The tech industry is a confusing place to work on April Fools' Day. With so many oddly-named startups and the increasing trend to stick a Bluetooth chip in everything and call it an Internet of Things-device, it can be hard to separate the pranks from reality.
We've already spent much of yesterday and today second-guessing ourselves over Amazon's new Dash button, so we thought we'd help you out, with a breakdown of the tech-related stories we've spotted so far.
Google are famously happy to embrace April Fools' Day, with previous pranks including telepathic search engines, moon bases, internet connectivity via toilets, 3D web pages and a peripheral for phones that enabled Google Wallet users to print money.
This year, the search giant transformed Google Maps into a giant Pac-Man game, with numerous locations around the world enabling users to play the classic arcade game in real-life locales including Times Square, Tokyo's Harajuku shopping district and Trafalgar Square.
Meanwhile, Uber promised users in Bangkok that their service would remain in place even in the case of flash floods by offering Uberboats that would navigate the city's streets, which could be requested with the promo code "HELPIDONTLIVEONAHILL".
Tumblr took a journey back to the late 90s, introducing users to the Tumblr ExecutiveSuite 2016, a distinctly Windows 98-style suite of tools that let them share spreadsheets with followers and included Coppy, a personal assistant modelled after Word 98's notorious 'Clippy'.
Samsung went for a more device-based prank by introducing the Galaxy Blade Edge, "the world's first smart knife with smartphone capabilities" that includes a diamond edged blade "tough enough to cut through lobster tail and sharp enough to slice through tender heirloom tomatoes", as well as sensors that analyse your grip, dexterity and strength to improve your chopping.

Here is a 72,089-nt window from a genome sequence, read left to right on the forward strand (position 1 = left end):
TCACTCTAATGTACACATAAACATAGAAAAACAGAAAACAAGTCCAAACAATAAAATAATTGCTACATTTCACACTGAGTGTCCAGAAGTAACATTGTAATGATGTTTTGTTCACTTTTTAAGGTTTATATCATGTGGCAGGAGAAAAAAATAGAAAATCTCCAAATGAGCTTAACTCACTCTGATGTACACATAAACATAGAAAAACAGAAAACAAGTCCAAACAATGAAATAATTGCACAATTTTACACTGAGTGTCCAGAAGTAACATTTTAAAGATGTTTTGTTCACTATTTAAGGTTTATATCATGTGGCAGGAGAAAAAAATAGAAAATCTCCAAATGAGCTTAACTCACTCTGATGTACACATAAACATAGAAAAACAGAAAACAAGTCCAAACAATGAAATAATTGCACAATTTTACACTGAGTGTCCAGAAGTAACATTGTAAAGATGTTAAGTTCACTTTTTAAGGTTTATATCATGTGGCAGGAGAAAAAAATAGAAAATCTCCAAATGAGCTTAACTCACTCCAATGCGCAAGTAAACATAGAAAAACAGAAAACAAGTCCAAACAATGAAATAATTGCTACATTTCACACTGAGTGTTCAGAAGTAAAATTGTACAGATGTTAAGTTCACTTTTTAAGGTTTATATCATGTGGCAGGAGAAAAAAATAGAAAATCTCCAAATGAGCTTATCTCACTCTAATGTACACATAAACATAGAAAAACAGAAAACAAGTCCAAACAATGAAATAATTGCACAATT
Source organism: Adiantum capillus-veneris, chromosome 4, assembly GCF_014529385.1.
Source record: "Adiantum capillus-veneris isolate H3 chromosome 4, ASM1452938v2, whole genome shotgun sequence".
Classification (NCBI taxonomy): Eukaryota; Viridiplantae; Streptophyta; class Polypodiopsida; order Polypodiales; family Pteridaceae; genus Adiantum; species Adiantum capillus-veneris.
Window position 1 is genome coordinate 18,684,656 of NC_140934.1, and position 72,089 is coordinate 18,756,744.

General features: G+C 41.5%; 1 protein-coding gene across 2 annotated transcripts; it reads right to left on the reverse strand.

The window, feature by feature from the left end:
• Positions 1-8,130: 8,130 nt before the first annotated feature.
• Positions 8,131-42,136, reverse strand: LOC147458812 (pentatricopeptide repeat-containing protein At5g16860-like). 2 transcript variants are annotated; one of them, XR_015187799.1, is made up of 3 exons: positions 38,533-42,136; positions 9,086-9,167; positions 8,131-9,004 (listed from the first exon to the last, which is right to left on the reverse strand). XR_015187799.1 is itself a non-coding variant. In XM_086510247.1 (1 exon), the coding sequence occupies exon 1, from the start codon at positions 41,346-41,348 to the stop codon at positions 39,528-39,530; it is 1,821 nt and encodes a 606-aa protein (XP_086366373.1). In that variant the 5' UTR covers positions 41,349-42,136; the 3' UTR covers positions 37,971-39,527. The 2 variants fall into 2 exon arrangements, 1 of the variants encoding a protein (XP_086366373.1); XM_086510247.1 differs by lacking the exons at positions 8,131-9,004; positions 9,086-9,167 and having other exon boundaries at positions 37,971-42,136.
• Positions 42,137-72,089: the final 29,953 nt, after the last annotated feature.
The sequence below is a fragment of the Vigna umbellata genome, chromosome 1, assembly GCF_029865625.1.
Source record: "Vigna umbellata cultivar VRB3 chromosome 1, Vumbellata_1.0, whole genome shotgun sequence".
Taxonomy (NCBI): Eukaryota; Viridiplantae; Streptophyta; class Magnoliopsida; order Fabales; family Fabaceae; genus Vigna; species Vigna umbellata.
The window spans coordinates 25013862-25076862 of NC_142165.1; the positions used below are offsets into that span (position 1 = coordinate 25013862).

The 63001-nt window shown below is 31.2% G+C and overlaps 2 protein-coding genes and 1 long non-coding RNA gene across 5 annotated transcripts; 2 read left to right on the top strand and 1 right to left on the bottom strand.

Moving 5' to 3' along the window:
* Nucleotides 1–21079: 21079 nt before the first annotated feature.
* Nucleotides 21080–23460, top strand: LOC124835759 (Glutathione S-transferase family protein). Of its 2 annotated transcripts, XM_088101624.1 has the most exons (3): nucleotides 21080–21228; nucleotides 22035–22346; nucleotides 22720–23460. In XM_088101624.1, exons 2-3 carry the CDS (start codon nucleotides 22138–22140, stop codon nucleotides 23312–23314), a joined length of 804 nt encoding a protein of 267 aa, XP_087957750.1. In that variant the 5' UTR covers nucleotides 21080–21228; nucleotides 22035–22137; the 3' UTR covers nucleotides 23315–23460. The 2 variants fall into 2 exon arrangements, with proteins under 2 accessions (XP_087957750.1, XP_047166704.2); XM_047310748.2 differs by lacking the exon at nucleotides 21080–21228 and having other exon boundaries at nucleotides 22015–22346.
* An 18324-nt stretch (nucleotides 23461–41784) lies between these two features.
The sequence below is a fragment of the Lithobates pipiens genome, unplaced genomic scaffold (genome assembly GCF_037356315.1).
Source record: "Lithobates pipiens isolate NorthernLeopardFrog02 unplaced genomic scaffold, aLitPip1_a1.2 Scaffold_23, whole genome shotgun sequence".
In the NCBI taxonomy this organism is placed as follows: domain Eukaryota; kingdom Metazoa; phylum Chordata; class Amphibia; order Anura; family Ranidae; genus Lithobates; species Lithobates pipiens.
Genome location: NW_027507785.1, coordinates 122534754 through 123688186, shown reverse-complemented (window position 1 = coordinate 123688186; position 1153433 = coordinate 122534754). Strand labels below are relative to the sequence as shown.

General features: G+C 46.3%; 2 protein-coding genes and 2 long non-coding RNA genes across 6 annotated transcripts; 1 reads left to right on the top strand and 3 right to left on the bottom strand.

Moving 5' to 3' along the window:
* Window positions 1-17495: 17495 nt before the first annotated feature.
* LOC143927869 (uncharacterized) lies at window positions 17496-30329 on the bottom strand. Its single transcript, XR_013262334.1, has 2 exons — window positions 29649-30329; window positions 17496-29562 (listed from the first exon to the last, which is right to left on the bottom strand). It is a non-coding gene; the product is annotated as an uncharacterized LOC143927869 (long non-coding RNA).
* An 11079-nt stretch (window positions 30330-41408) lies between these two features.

Other organisations also turned to technology to sell their pranks, with Time Out attempting to start a Twitter hashtag with its news that Transport for London had reversed the standard rule of 'stand on the right, walk on the left' on its escalators due to tourist demand, prompting people to complain using '#TeamStandOnTheRight'.
LGBTQ news website Pink News combined technology with the upcoming general election with news that Deputy Prime Minister Nick Clegg was joining matchmaking app Grindr in an effort to reach out to the gay community, with a source close to Lib Dem leader supposedly claiming that he "will be replying to all of the messages personally – no matter how raunchy."
And finally, we got into the April Fools' spirit ourselves, but can you spot which one of this morning's stories was a complete fabrication?